Kids and Money (Chores / Allowance / Kid’s Finances)

My daughter is six years old. This week, I began the process of teaching her about money.

Background: My daughter can read. She can count. She can make change. She knows the difference between dimes, nickels, quarters, and pennies. She has some idea of the “value” of money. She is beginning to understand that you earn money by working for it.

What I am teaching her:
There are 3 things that you can do with money. Spend it, save it, or give it away. In our home,
we give 10 percent of our income to our local church. We will be teaching our children to do the same. (Yes, I am a psycho conservative Christian who believes in indoctrinating my children with old fashioned, out of date, Biblical values…:>) So, the breakdown for her monthly “salary” will be as such:

Spending Jar: 50 %
Savings Jar: 40 %
Giving Jar: 10 %

(To get started, we took the money that she already has, from birthdays and grandparents, and divided it into pennies, nickels, dimes, etc. Then, to teach her about percentages, we put 5 pennies into the spend jar, 4 pennies into the savings jar, and 1 penny into the giving jar. We did this with all of the various monies, thus achieving our 50/40/10 breakdown.)

I do not believe in allowance. I believe in a “salary” or income derived from actual work. So, our little girl will receive a “salary” every week. Here is a list of the “jobs” that she can do to earn her salary:

Chore $1.00
Clean Your Room: Closet, Bed, Floor, Neat  
Fold And Put Away Clothes: Towels, Clothes  
Clean The Carport: Bikes, Trash  
Clean The Backyard: Toys, Swings  
Vacuum: Kitchen, Living Room  
Quick Clean The House: Pick-Up Clothes  
Keep Van Clean: Toys, Food, Etc.  

As you can see, some of these chores must be done daily (cleaning your room, folding clothes) and some are done weekly (cleaning the carport, vacuuming, etc.). Now, lest you think I am a cruel task master, I realize that my six year old is not really capable, as of right now, of vacuuming the whole house or cleaning the entire carport. These jobs are “helper” jobs, where we ask her to help Mommy and Daddy.

(The Bonus categories are for various jobs that come up during the week that we will ask her to do. This comes in handy when kids say, “But, it wasn’t on my list…”. Now, we have a place to add it. In fact, my daughter has already started to ask for “bonus” things to do. Examples are: put up dishes, gather up dirty clothes, feed pets, etc.)

As you can see, our daughter earns 1.00 per chore, per week, for a total of 10.00. She simply does the chore, checks it off, and gets Mommy or Daddy to verify that she has completed the chore. Then, every Friday, I will sit down with her and pay her for her jobs. We will then break her money down into her 3 jars.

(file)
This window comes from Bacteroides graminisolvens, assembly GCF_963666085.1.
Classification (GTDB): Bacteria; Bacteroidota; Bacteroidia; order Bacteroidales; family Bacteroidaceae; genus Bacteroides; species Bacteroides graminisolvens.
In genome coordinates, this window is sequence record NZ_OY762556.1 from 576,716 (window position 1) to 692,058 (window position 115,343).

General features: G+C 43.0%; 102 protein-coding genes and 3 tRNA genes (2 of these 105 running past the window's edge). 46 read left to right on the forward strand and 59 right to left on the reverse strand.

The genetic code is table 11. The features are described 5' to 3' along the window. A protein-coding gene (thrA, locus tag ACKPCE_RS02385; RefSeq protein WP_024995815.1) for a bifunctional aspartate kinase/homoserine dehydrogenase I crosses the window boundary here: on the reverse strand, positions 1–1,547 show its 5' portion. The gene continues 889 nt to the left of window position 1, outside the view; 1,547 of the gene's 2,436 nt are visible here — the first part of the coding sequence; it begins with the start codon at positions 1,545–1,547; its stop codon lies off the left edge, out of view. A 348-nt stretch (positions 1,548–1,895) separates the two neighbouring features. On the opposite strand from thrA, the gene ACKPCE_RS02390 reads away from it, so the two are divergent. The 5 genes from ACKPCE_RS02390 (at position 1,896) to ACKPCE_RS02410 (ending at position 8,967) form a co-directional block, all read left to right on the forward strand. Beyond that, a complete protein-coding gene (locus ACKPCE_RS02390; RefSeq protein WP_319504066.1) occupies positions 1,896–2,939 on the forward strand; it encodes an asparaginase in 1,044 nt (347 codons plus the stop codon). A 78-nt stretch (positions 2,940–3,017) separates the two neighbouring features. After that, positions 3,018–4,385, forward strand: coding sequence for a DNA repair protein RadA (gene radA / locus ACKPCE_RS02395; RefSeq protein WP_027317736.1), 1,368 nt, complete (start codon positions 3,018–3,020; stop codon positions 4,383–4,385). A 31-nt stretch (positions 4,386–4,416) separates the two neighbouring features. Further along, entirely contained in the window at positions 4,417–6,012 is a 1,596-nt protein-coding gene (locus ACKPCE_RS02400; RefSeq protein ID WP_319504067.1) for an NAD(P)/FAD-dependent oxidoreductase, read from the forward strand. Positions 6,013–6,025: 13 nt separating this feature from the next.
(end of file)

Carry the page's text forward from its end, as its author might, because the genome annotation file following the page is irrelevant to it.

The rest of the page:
How did I arrive at 10 dollars a week? Well, we have budget of 100 dollars a month for “Misc. Children’s Stuff”. So, I broke that down into 20 dollars a week. We have two kids, so that is roughly 10 dollars a week per kid. My son is only 2, and is not quite ready for his chore list. (Though, I will probably start him much earlier than I did my daughter. I think she was ready at about age 4, but I was too lazy to implement the system!)

What do they “use” their money for? Well, my daughter can spend her money on anything she wants, and can save for anything she wants. It’s hers. I will not interfere. I will make suggestions, and I will help her find deals, but I will let her “enjoy” the fruits of her labor. Right now, she’s spending her money on bubble gum and bracelets, and saving up for a “computer like Daddy’s.” Yay!!

Now, the reality is that I cannot afford to pay my daughter for EVERY single thing she does around the house. I am making it abundantly clear that there are some things that family members just DO because they love one another. I buy her clothes, buy her food, provide her shelter, and buy her presents because I love her. She will never, ever, ever, have to earn these things. The chores list is simply a bonus opportunity for her to earn spending money for things that she does not “have” to have.

Caveat: If you put a chore on the list, and the child does her very best to actually do the chore, you are not allowed to complain about the results. Don’t be a jerk about a few wrinkles in the bed spread or shoes on the wrong side of the closet. She’s SIX, loser. Remember, we are teaching responsibly AND building self-esteem. She will mature, not only from doing the actual work, but from receiving praise for her accomplishments. When she spends her money, it will be HER money, and she will associate hard work with reward.

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